Endothermy is the name for warm blooded animals which produce heat within the body. Modern endotherms include all birds and mammals. The heat is produced by the chemical reactions which digest food as well as when muscles contract during movement. Most endotherms are also homeotherms. This means that they can control their body temperature to with in four degrees of normal. Different ways this is accomplished is through sweating when they are too hot and shivering when they are too cold. While resting, a warm blooded animal has a body temperature that is constant and a little over the environmental temperature. It is not able to withstand sever variations from the environmental temperature without seeking shelter or utilizing thick skin or feathers as insulation. Some reasons why dinosaurs are believed to be endotherms include: Dinosaurs evolved alongside mammals, so they must have been endotherms in order to coexist with mammals successfully for the over 150 million years that they lived together. Some dinosaurs were massive; in order to survive they needed big, elaborate hearts to pump enough blood. Endotherms have large elaborate hearts and ectotherms do not. Dinosaurs were the ancestors of birds and since birds are endotherms, dinosaurs must have been the same. Dinosaurs walked upright with their legs below their bodies which is typical of endotherms. Ectotherms aren’t commonly found at higher elevations where most dinosaur fossils have been discovered. Dinosaur bones have more in common with bird and mammal bone structure than reptile bone. This similar bone structure shows that dinosaurs were endothermic. (www.ucmp.berkeley.edu) All of this evidence suggests that dinosaurs were endothermic, warm blooded creatures.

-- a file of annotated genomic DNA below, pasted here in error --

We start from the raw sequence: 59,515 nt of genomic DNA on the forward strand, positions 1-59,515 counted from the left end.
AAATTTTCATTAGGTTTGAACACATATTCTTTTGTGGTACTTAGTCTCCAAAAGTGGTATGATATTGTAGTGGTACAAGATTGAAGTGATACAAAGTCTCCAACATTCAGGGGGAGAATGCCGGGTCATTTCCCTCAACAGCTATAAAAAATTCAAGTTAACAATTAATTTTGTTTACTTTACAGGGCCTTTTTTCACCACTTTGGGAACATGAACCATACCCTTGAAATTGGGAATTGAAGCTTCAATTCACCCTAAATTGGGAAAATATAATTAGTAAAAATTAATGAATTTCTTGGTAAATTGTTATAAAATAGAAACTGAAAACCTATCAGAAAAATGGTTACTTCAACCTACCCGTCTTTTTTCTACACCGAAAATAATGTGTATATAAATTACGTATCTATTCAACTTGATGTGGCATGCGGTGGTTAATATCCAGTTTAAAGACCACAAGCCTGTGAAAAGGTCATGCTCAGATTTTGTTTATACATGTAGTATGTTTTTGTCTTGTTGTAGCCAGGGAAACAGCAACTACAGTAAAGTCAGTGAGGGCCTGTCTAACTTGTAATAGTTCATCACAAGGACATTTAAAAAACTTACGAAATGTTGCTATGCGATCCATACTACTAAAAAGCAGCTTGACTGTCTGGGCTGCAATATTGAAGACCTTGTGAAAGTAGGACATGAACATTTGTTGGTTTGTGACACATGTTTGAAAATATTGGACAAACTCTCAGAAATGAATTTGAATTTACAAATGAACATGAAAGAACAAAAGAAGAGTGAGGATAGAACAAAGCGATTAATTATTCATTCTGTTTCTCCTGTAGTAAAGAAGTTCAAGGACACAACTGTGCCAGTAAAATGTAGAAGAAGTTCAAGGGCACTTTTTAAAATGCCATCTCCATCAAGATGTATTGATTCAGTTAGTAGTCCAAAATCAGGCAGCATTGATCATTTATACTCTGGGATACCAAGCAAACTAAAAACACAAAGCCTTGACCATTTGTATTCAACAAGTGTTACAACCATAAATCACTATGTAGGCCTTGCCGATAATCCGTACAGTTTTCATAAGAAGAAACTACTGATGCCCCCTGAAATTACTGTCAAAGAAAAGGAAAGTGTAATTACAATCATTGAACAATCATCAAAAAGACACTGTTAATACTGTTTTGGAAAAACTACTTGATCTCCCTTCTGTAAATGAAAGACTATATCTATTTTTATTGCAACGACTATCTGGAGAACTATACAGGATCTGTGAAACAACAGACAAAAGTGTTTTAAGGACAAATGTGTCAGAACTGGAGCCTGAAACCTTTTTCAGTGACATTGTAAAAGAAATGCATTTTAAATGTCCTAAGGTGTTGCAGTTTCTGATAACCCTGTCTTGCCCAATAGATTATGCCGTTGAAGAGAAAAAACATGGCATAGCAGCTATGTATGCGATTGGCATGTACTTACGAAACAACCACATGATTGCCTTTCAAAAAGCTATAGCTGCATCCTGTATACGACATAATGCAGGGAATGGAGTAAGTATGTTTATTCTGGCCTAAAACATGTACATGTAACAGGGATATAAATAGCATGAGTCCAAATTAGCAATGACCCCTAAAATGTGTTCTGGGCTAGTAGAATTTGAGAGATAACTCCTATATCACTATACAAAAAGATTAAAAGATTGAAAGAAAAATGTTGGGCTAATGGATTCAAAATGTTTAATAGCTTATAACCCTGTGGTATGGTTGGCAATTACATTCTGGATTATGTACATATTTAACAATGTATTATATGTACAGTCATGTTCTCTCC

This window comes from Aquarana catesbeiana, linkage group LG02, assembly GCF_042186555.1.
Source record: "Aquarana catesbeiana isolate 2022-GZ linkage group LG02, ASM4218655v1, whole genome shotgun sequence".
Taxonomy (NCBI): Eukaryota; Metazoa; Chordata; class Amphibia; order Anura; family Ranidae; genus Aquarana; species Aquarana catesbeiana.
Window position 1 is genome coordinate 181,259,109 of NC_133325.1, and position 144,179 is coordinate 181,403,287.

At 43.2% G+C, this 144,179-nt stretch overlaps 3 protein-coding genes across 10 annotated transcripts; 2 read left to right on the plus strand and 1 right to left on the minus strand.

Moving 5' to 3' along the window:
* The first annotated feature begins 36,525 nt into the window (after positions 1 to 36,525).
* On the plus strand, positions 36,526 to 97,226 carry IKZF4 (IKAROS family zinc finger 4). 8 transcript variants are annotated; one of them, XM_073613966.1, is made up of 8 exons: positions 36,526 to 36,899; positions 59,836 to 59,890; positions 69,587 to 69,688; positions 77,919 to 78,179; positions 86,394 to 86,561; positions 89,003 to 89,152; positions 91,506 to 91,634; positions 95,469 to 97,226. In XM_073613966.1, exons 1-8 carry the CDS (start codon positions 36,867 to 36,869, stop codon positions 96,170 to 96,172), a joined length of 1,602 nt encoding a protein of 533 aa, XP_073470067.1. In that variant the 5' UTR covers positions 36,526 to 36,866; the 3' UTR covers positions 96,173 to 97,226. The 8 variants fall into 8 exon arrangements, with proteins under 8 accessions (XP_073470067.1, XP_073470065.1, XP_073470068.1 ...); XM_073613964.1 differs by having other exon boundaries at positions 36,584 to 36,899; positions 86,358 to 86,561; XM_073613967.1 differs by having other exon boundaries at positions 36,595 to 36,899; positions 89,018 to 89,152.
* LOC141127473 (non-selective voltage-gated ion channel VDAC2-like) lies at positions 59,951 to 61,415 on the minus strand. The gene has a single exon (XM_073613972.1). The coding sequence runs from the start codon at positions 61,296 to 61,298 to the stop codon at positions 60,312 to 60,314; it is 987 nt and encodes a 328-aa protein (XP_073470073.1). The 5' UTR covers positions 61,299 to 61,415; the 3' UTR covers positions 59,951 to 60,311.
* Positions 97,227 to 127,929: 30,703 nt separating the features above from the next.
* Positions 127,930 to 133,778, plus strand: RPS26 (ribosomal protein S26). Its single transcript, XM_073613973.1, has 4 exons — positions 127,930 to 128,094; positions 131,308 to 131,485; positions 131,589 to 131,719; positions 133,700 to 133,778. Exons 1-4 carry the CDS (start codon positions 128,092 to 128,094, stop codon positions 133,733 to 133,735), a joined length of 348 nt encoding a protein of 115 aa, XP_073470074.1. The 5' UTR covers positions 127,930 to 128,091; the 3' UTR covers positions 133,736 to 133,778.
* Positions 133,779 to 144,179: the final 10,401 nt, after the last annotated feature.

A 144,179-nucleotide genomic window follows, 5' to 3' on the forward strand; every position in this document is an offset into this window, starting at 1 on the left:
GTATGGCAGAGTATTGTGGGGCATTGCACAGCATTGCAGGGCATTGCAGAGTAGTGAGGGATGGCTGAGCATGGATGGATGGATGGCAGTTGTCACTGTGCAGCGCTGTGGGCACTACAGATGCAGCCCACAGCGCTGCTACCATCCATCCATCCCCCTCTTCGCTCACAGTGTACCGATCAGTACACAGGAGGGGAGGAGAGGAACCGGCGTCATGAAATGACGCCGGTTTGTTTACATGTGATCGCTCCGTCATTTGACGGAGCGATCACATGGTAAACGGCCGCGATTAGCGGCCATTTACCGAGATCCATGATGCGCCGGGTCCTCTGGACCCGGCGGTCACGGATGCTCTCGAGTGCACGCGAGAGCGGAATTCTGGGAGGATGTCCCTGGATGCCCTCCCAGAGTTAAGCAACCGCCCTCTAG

There are many pieces of evidence supporting both ideas of warm and cold blooded dinosaurs. The issue is a complex one with many different opinions and facts. The fact that a fossilized dinosaur heart was discovered is exciting and has shed light on the debate. "This gives us a nondestructive way to look inside specimens that are still embedded, as two-thirds of Willo is, in stone," John Fisher, director of the vet school's Biomedical Imaging Resource Facility says. "It's an amazing use of the technology." (http://www.memphisgeology.org/p_willo.html) Technology has helped uncover many mysteries of the dinosaurs and it is just a matter of time before we make the next groundbreaking discovery.
1. Dinosaur Blood 2 April 2004 <www.priweb.org>
2. Hot Blooded or Cold Blooded 3 April 2004 <www.ucmp.berkeley.edu>
3. Willo the Dinosaur with a Heart 2 April 2004 <http://www.memphisgeology.org/p_willo.html>
4. Fisher, Paul. Cardiovascular Evidence for an Intermediate or Higher Metabolic Rate in an Ornithischian Dinosaur 3 April 2004 http://www.sciencemag.org/cgi/content/full/288/5465/503
5. Dinosaur Heart Found 1 April 2004 http://news.bbc.co.uk/1/hi/sci/tech/720871/stm
6. Willo the Dinosaur with a Heart 1 April 2004 http://www.dinoheart.org/